I wanted to decorate the lounge at the makerspace with some nice movie posters, but didn't want to spend a bundle on professional framing. I also wanted something that goes with our grey metal ascetic.
The result is a unique set of frames that look great and won't break the bank.
Teachers! Did you use this instructable in your classroom?
Add a Teacher Note to share how you incorporated it into your lesson.
Step 1: Materials & Tools
- 1 Sheet of 1/2" thick MDF - 49" x 97". You'll use 2/3 of a sheet for each frame, so if you are doing 6 frames you'll need 4 sheets
- 1 Can of 3M Super 77 Spray Adhesive
- 1 Can "Dark Steel" Rust-Oleum Spray Paint
- 50' Roll of 4" Galvanized Flashing. You'll use 142" per poster.
- 260 1/2" #8 Lath Screws. You'll use 54 per poster.
- 3 8-32 1/4" T Nuts
- 3 8-32 Pan Head Screws
- 2 8-32 Washers
- 2 Picture Hanging D-Rings (Heavy Duty)
- 100 Grit Sanding Block
- Circular Saw or Table Saw
- 4' Ruler
- 1' Square
- Box Cutter
- Screw Driver
- Nut Driver (Optional)
- Tin Snips
- Two Sided Bastard File
- 5/8" Paddle Bit
- 3/16" Drill Bit
- 5/32" Drill Bit
- Black Sharpie Marker
Step 2: Cut, Sand & Paint
a. Cut two pieces of MDF.
Backboard - 42" x 29"
Poster Backing - Exact Size of Poster (Usually 40" x 27" -or- 24" x 36" )
b. Sand the edges of the MDF with the 100 grit sanding block.
c. Spray the edges of both the backboard and the poster backing with Rust-Oleum "Dark Steel" Spray Paint.
d. Wait for the paint to dry.
Step 3: Measure & Cut
a. Measure and cut the galvanized steel trim.
Be careful because this stuff is very sharp.
I usually mark the length with a small scratch using a box knife or scribe, then use the square to make sure that the cut is straight and true. I then use the tin snips to make the cut.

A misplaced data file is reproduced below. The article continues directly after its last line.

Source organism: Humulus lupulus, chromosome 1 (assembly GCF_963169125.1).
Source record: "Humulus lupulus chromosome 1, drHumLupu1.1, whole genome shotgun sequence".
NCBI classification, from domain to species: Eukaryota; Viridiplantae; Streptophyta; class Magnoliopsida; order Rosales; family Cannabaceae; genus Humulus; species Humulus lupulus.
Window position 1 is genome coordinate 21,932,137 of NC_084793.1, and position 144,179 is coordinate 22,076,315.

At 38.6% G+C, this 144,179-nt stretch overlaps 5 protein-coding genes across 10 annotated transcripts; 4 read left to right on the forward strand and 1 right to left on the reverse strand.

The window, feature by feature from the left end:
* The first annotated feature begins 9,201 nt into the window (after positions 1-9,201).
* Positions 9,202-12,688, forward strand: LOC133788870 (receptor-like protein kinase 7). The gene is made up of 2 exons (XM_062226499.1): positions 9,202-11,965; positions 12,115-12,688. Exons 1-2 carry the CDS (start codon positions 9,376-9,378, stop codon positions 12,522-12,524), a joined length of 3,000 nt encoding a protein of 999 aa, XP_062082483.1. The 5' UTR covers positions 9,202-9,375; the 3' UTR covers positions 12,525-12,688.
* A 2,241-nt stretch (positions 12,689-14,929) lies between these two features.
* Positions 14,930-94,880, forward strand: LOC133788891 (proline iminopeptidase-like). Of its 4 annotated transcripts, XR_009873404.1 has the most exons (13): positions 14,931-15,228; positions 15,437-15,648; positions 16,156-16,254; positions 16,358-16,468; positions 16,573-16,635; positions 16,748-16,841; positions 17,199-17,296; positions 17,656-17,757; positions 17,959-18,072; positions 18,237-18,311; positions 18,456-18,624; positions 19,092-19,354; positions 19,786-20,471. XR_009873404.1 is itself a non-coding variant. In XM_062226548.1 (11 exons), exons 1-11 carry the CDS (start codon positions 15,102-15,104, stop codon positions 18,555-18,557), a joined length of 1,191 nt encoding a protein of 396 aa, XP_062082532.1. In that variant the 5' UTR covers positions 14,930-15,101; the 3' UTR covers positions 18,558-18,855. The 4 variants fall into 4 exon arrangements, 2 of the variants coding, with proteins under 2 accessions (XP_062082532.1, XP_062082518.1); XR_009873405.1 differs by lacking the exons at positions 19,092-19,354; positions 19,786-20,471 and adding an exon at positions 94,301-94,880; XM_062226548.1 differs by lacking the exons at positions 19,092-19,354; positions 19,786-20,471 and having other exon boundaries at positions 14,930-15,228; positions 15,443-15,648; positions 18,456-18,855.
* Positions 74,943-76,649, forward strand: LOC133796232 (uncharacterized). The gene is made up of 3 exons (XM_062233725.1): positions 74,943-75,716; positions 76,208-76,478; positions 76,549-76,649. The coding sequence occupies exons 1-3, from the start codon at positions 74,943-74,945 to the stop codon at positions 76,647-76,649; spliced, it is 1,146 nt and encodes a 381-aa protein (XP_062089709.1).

If you have access to a sheet metal break, this would be a great place to use it.
When you are done you should have:
- 2x 42" Strips
- 2x 29" Strips
Step 4: Spray Adhesive on Metal Strips
a. Use the 3M Super 77 adhesive spray add adhesive to the metal strips.
The working time for this adhesive is between 30 seconds and 15 minutes, so wait at least 30 seconds for the adhesive to set.
Step 5: Align, Roll & File Galvanized Flashing
a. Carefully align the metal strips and press them to the backplate.
Make sure the backplate is free of dust.
b. Use the J-roller and heavy pressure to make sure that the adhesive is set.
c. File sharp edges.
Use your two sided bastard file to remove any sharp edges from the galvanized flashing. If you do this as you go, it may save you from cutting your fingers.
On my frames I put the left and right side down first, then the top and bottom.
When you are done, you should have a backplate that looks like the one above.
Step 6: Measure & Mark Screw Locations
a. Measure out 1/2" from the top and bottom on each side. Make a small mark with a sharpie marker.
b. Align the ruler on the right hand mark.
If you look at the picture you can see I aligned it at the 1 1/2" marking on the ruler, this makes it easy to remember where to put the screw holes.
c. On the top and bottom of the backplate (NOT the right and left) put a mark on the backplate every 2" starting at the 2" mark.
d. On the right and left align the ruler with the first hole marking you made on the top and the bottom. This is the marking that is 1/2" from the edge on both sides.
e. Make a mark every 4" until you get to the last mark. This mark will be 5" from the top. Don't worry about it, no one will notice.